This example demonstrates both rules of thumb when it comes to refinancing your mortgage. The borrower was able to lower his or her mortgage rate by at least .750% and recover refinance costs in less than 30 months. In this case, it definitely makes financial sense for the borrower to refinance.  The more you can lower your mortgage rate, the faster your time to breakeven and the greater the financial benefit you realize by refinancing.

  • Refinance Your Mortgage to Lower Your Interest Rate
    Current Mortgage Refinanced Mortgage
    Mortgage Amount $380,000 $380,000
    Interest Rate 5.0% 4.25%
    Term 30 years 30 years
    Monthly Mortgage Payment $2,040 $1,870
    Refinance Costs null $1,875
    Number of Months to Recover Refinance Costs / Breakeven 12 months

    Savings Analysis

    Monthly Mortgage Payment Savings $170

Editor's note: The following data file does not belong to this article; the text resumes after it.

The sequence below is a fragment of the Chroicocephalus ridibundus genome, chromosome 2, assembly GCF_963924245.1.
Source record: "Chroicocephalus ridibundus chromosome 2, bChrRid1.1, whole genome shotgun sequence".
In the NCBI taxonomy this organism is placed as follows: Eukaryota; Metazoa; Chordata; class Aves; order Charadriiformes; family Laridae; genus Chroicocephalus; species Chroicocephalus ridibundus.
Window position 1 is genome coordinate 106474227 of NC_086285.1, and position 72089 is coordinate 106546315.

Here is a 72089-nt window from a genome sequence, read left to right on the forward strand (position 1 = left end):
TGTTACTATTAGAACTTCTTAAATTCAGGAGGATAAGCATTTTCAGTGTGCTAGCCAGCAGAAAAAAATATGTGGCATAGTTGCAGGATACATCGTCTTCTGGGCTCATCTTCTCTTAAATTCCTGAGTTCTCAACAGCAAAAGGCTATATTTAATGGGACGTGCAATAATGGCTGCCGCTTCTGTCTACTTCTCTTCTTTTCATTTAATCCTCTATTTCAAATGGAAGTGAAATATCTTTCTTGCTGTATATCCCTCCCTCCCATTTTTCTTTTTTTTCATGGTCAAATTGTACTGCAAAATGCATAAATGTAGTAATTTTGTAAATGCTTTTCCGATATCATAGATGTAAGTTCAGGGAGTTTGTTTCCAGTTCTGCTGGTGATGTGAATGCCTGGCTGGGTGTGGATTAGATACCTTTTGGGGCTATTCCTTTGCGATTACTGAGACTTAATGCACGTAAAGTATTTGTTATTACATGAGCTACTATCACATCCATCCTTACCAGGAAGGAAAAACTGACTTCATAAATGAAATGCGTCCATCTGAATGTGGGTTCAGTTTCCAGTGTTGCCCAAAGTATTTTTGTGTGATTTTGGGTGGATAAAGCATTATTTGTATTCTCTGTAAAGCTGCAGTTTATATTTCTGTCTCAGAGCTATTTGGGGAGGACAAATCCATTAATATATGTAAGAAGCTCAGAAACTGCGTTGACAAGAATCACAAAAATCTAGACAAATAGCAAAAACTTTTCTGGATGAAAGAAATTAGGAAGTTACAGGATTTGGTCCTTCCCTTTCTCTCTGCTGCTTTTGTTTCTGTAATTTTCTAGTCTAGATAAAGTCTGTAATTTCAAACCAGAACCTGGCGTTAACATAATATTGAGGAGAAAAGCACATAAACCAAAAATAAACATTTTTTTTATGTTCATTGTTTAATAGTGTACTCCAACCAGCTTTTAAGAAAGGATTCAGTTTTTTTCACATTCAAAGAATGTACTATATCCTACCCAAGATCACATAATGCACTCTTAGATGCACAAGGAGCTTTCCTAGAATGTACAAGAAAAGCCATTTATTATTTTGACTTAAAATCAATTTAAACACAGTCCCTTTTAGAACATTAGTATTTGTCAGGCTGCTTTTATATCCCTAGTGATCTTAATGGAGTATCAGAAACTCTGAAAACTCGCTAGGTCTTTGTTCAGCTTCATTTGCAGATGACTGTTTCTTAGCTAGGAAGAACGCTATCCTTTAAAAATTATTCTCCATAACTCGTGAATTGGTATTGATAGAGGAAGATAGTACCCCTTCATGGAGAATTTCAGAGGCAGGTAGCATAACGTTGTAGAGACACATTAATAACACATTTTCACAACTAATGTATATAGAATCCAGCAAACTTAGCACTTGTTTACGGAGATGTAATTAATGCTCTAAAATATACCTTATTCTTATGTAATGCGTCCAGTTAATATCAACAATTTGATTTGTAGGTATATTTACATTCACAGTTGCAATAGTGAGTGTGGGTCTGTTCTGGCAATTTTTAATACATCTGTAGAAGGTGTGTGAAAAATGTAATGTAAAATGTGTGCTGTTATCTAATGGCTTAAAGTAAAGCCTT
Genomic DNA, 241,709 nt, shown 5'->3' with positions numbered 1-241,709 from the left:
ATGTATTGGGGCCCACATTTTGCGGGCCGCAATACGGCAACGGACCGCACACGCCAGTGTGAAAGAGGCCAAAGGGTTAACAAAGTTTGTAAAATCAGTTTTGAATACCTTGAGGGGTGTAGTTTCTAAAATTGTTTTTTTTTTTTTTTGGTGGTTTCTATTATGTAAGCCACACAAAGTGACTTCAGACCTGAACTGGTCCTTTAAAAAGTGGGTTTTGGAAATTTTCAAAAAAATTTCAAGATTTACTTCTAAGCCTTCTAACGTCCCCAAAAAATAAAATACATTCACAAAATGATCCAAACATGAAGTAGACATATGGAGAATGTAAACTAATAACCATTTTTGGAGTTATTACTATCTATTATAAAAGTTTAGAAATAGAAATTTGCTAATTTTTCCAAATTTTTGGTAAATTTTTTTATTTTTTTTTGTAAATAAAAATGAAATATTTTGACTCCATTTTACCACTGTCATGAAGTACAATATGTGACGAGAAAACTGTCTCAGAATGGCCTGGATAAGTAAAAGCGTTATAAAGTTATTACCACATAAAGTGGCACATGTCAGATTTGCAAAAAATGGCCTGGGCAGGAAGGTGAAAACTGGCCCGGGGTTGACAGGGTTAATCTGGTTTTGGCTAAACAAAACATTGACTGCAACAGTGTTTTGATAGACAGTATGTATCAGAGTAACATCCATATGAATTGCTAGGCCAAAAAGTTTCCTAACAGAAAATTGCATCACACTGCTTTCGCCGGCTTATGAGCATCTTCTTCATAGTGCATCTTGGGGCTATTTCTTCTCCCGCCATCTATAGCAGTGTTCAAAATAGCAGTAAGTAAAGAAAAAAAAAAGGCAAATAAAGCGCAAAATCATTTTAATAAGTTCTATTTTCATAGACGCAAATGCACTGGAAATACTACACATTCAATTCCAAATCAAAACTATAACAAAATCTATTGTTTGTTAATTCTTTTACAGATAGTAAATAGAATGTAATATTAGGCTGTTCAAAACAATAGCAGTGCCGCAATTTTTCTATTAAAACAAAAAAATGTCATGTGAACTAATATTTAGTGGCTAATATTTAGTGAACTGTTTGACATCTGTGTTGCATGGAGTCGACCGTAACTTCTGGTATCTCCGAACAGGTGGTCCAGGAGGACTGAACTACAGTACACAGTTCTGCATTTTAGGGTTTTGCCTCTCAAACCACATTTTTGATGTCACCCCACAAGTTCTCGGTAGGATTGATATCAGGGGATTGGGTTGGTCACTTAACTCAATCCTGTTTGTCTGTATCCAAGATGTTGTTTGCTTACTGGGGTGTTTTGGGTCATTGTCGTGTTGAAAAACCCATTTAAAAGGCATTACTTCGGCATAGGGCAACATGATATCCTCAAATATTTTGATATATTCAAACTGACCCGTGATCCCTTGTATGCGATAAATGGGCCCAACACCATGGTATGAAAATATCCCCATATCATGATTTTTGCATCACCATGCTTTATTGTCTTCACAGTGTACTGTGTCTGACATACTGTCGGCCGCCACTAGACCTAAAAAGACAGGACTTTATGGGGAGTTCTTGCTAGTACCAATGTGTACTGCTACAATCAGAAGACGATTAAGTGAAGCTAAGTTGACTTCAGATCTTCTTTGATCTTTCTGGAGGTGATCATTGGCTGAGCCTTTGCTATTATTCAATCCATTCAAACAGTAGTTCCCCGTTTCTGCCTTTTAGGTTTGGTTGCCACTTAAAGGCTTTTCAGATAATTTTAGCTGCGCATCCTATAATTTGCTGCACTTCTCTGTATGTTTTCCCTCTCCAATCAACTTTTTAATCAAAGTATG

Interest Rate Savings .75%
    ÷ =
    Refinance Costs $1,875
    Monthly Mortgage Savings $170
    12 months to recover refinance costs
  • Use our free mortgage quote form to compare no obligation quotes from top-rated refinance lenders. Our quote form is personalized, easy-to-use and does not impact your credit. Comparing mortgage quotes enables you to find the best loan terms.

  • Sources

    Mortgage Refinance:

About the author

Harry Jensen, Mortgage Expert

Harry is the co-founder of FREEandCLEAR. He is a mortgage expert with over 45 years of industry experience. Over his career, Harry has closed thousands of loans for satisfied borrowers and now offers his advice and insights on FREEandCLEAR. More about Harry